Conflict and Fragility

Reports and papers

A violent compound: competition, crime and modern conflict

05 Nov 2015 - 14:01
Bron: Wrecked central Misrata neighbourhood Libya.Collection Flickr Mojomogual

A notable characteristic of several of the most intractable conflicts in the world today is the presence of more than one sort of violence. In cases such as Syria, Mali and Libya the lines between armed conflict and other forms of organised violence have blurred. Conflicts that originated in political divisions have assumed criminal dimensions. At the same time highly criminalised parts of Central America and Mexico have witnessed the coercion of the state and society by groups whose methods resemble the military strategies of an insurgency.

“Non-conventional armed violence” is the term used to describe forms of organised violence that do not fit the formal classification of armed conflict as a “contested incompatibility” between two or more parties. However, violence without a clear political or ideological goal is no soft alternative to old-fashioned war. It can be as lethal as conflict, and is a notorious presence in protracted wars where both multiple factions and the state are fighting. The search for new streams of illicit revenue, connections to transnational crime, volatile ties to local communities, the collapse of vertical chains of military authority, and a certain ambivalence to official state and security institutions when these can partly be captured for shared material gain are the hallmarks of this violence wherever it flourishes.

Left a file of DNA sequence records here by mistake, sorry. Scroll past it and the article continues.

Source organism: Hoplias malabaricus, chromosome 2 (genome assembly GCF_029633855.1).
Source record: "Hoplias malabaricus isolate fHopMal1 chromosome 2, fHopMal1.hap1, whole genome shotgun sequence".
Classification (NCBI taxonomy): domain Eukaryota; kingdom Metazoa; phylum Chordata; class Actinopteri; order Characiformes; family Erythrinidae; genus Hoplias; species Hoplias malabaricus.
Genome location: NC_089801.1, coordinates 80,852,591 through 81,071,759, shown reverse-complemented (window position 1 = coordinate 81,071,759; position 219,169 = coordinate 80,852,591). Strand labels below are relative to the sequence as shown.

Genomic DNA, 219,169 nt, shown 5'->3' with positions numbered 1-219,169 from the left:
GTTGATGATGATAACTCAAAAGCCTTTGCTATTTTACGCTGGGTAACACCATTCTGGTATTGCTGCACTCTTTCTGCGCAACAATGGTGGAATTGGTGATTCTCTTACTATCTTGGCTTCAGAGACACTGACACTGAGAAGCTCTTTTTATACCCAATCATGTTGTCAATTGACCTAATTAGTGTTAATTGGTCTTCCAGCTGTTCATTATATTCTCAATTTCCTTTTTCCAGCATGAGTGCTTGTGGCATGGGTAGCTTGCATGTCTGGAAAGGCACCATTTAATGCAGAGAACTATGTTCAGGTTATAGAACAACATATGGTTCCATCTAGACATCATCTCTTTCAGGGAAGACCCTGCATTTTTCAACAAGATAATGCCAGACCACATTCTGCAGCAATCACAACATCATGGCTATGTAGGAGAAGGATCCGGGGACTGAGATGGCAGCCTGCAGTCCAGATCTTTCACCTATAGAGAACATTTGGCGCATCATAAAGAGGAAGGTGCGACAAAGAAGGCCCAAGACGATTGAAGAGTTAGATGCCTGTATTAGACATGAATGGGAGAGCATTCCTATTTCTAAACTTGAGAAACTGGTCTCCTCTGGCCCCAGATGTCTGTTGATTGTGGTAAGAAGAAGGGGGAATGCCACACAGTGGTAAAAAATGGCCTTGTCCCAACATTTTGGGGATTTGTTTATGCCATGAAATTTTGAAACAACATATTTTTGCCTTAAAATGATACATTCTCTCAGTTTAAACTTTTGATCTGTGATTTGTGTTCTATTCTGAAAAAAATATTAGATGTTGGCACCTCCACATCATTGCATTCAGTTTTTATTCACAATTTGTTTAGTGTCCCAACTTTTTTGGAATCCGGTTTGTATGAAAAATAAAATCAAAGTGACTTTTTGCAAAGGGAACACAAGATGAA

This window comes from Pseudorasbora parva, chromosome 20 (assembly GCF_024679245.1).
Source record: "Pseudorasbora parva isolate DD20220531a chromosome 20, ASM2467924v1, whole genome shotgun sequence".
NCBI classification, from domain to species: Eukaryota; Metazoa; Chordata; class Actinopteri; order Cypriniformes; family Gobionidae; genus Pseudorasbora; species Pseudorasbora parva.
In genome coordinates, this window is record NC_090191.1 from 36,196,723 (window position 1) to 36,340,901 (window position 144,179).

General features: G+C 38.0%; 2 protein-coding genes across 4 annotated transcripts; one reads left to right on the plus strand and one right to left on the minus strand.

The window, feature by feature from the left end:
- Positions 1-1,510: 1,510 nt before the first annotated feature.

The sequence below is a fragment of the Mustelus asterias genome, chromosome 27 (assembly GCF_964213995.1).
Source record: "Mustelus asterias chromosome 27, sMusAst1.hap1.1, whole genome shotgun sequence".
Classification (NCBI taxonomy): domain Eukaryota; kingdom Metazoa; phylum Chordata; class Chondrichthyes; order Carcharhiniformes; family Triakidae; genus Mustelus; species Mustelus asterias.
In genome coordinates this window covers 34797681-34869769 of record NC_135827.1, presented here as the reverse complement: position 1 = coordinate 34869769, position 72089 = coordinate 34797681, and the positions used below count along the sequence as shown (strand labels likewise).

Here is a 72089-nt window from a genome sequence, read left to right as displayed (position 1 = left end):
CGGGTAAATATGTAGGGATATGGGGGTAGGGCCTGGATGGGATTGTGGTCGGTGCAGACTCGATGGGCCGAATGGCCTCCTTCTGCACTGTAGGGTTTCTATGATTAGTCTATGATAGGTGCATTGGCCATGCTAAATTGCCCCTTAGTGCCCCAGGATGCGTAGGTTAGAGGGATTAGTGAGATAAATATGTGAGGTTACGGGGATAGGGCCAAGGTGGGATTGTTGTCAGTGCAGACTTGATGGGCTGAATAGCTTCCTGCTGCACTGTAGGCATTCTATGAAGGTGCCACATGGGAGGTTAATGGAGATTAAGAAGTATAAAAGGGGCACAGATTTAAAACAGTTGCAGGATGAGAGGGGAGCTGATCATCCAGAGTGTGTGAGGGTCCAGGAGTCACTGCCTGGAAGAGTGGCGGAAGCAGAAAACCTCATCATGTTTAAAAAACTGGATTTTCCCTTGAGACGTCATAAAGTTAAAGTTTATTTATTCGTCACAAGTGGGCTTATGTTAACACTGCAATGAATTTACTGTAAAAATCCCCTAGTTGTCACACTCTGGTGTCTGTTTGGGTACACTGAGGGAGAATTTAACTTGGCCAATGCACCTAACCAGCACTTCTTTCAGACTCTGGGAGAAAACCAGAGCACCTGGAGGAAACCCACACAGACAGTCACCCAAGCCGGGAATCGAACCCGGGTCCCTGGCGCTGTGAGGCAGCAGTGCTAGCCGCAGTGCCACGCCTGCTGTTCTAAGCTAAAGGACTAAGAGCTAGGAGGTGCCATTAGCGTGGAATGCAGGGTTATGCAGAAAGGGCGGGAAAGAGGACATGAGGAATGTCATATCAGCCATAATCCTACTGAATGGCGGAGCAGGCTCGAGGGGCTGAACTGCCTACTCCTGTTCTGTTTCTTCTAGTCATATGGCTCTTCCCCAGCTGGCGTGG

Drawing on a series of 12 NOREF reports studying six countries affected by non-conventional armed violence, as well as core areas for policy responses, this synthesis report points to the importance of understanding and addressing this violence due to the critical role it plays in perpetuating insecurity, blocking peace and causing complex emergencies. Among its recommendations, the synthesis report calls for more flexible forms of mediation and reintegration for non-conventional armed groups, the redesign of humanitarian responses, and the implementation of novel controls over illicit flows connected to violent groups.